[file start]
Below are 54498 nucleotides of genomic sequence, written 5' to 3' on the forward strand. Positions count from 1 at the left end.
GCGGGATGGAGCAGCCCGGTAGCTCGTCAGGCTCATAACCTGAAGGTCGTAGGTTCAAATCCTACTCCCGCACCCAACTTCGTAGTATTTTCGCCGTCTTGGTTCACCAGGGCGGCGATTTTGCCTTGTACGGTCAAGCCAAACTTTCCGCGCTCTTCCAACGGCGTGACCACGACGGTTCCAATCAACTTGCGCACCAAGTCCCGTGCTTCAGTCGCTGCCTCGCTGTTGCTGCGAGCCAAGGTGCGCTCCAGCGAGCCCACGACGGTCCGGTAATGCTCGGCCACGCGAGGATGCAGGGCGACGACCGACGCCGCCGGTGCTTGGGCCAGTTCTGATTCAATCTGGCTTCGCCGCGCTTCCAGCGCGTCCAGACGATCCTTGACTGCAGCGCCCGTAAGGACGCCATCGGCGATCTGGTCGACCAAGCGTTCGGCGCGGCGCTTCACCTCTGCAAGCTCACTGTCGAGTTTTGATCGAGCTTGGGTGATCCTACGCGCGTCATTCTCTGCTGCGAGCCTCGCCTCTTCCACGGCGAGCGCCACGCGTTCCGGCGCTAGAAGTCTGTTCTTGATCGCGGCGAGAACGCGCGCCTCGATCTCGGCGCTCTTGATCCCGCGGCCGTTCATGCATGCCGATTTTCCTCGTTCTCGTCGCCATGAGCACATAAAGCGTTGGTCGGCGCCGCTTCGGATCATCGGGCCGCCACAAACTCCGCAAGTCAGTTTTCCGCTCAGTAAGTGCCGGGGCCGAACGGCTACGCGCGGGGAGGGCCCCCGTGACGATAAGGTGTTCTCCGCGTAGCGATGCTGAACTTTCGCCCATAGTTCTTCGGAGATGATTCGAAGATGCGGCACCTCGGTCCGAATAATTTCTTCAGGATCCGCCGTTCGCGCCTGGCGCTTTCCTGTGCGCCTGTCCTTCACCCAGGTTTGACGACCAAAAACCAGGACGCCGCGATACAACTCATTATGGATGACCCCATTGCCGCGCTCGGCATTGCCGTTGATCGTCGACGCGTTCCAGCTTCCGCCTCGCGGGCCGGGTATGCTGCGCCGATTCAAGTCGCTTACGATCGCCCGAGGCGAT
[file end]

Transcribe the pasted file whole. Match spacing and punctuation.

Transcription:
Below are 54498 nucleotides of genomic sequence, written 5' to 3' on the forward strand. Positions count from 1 at the left end.
GCGGGATGGAGCAGCCCGGTAGCTCGTCAGGCTCATAACCTGAAGGTCGTAGGTTCAAATCCTACTCCCGCACCCAACTTCGTAGTATTTTCGCCGTCTTGGTTCACCAGGGCGGCGATTTTGCCTTGTACGGTCAAGCCAAACTTTCCGCGCTCTTCCAACGGCGTGACCACGACGGTTCCAATCAACTTGCGCACCAAGTCCCGTGCTTCAGTCGCTGCCTCGCTGTTGCTGCGAGCCAAGGTGCGCTCCAGCGAGCCCACGACGGTCCGGTAATGCTCGGCCACGCGAGGATGCAGGGCGACGACCGACGCCGCCGGTGCTTGGGCCAGTTCTGATTCAATCTGGCTTCGCCGCGCTTCCAGCGCGTCCAGACGATCCTTGACTGCAGCGCCCGTAAGGACGCCATCGGCGATCTGGTCGACCAAGCGTTCGGCGCGGCGCTTCACCTCTGCAAGCTCACTGTCGAGTTTTGATCGAGCTTGGGTGATCCTACGCGCGTCATTCTCTGCTGCGAGCCTCGCCTCTTCCACGGCGAGCGCCACGCGTTCCGGCGCTAGAAGTCTGTTCTTGATCGCGGCGAGAACGCGCGCCTCGATCTCGGCGCTCTTGATCCCGCGGCCGTTCATGCATGCCGATTTTCCTCGTTCTCGTCGCCATGAGCACATAAAGCGTTGGTCGGCGCCGCTTCGGATCATCGGGCCGCCACAAACTCCGCAAGTCAGTTTTCCGCTCAGTAAGTGCCGGGGCCGAACGGCTACGCGCGGGGAGGGCCCCCGTGACGATAAGGTGTTCTCCGCGTAGCGATGCTGAACTTTCGCCCATAGTTCTTCGGAGATGATTCGAAGATGCGGCACCTCGGTCCGAATAATTTCTTCAGGATCCGCCGTTCGCGCCTGGCGCTTTCCTGTGCGCCTGTCCTTCACCCAGGTTTGACGACCAAAAACCAGGACGCCGCGATACAACTCATTATGGATGACCCCATTGCCGCGCTCGGCATTGCCGTTGATCGTCGACGCGTTCCAGCTTCCGCCTCGCGGGCCGGGTATGCTGCGCCGATTCAAGTCGCTTACGATCGCCCGAGGCGAT